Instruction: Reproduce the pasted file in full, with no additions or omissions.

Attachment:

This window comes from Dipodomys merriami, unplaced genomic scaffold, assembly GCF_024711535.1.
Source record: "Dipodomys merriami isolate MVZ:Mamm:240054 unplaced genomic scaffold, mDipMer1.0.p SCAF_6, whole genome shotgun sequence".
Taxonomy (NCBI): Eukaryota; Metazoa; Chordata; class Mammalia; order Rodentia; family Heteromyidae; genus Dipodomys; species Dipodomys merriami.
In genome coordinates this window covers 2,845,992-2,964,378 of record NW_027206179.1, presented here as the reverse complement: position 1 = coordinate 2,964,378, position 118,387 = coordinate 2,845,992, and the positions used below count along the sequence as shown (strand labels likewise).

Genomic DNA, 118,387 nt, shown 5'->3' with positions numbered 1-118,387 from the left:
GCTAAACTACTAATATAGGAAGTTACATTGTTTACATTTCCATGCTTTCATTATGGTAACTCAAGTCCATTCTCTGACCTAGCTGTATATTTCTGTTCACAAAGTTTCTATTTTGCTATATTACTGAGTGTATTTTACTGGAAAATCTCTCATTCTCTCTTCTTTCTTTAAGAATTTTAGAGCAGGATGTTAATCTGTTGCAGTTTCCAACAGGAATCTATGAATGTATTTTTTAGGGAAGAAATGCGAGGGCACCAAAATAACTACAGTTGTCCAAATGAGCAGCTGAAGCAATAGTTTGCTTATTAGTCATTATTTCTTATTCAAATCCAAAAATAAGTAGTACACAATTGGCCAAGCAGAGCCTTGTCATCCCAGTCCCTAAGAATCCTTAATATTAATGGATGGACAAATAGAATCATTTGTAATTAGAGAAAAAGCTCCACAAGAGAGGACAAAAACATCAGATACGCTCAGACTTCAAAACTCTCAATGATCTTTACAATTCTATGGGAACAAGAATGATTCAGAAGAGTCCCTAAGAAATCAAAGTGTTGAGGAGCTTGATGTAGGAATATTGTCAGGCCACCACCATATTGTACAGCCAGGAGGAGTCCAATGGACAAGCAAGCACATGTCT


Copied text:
This window comes from Dipodomys merriami, unplaced genomic scaffold, assembly GCF_024711535.1.
Source record: "Dipodomys merriami isolate MVZ:Mamm:240054 unplaced genomic scaffold, mDipMer1.0.p SCAF_6, whole genome shotgun sequence".
Taxonomy (NCBI): Eukaryota; Metazoa; Chordata; class Mammalia; order Rodentia; family Heteromyidae; genus Dipodomys; species Dipodomys merriami.
In genome coordinates this window covers 2,845,992-2,964,378 of record NW_027206179.1, presented here as the reverse complement: position 1 = coordinate 2,964,378, position 118,387 = coordinate 2,845,992, and the positions used below count along the sequence as shown (strand labels likewise).

Genomic DNA, 118,387 nt, shown 5'->3' with positions numbered 1-118,387 from the left:
GCTAAACTACTAATATAGGAAGTTACATTGTTTACATTTCCATGCTTTCATTATGGTAACTCAAGTCCATTCTCTGACCTAGCTGTATATTTCTGTTCACAAAGTTTCTATTTTGCTATATTACTGAGTGTATTTTACTGGAAAATCTCTCATTCTCTCTTCTTTCTTTAAGAATTTTAGAGCAGGATGTTAATCTGTTGCAGTTTCCAACAGGAATCTATGAATGTATTTTTTAGGGAAGAAATGCGAGGGCACCAAAATAACTACAGTTGTCCAAATGAGCAGCTGAAGCAATAGTTTGCTTATTAGTCATTATTTCTTATTCAAATCCAAAAATAAGTAGTACACAATTGGCCAAGCAGAGCCTTGTCATCCCAGTCCCTAAGAATCCTTAATATTAATGGATGGACAAATAGAATCATTTGTAATTAGAGAAAAAGCTCCACAAGAGAGGACAAAAACATCAGATACGCTCAGACTTCAAAACTCTCAATGATCTTTACAATTCTATGGGAACAAGAATGATTCAGAAGAGTCCCTAAGAAATCAAAGTGTTGAGGAGCTTGATGTAGGAATATTGTCAGGCCACCACCATATTGTACAGCCAGGAGGAGTCCAATGGACAAGCAAGCACATGTCT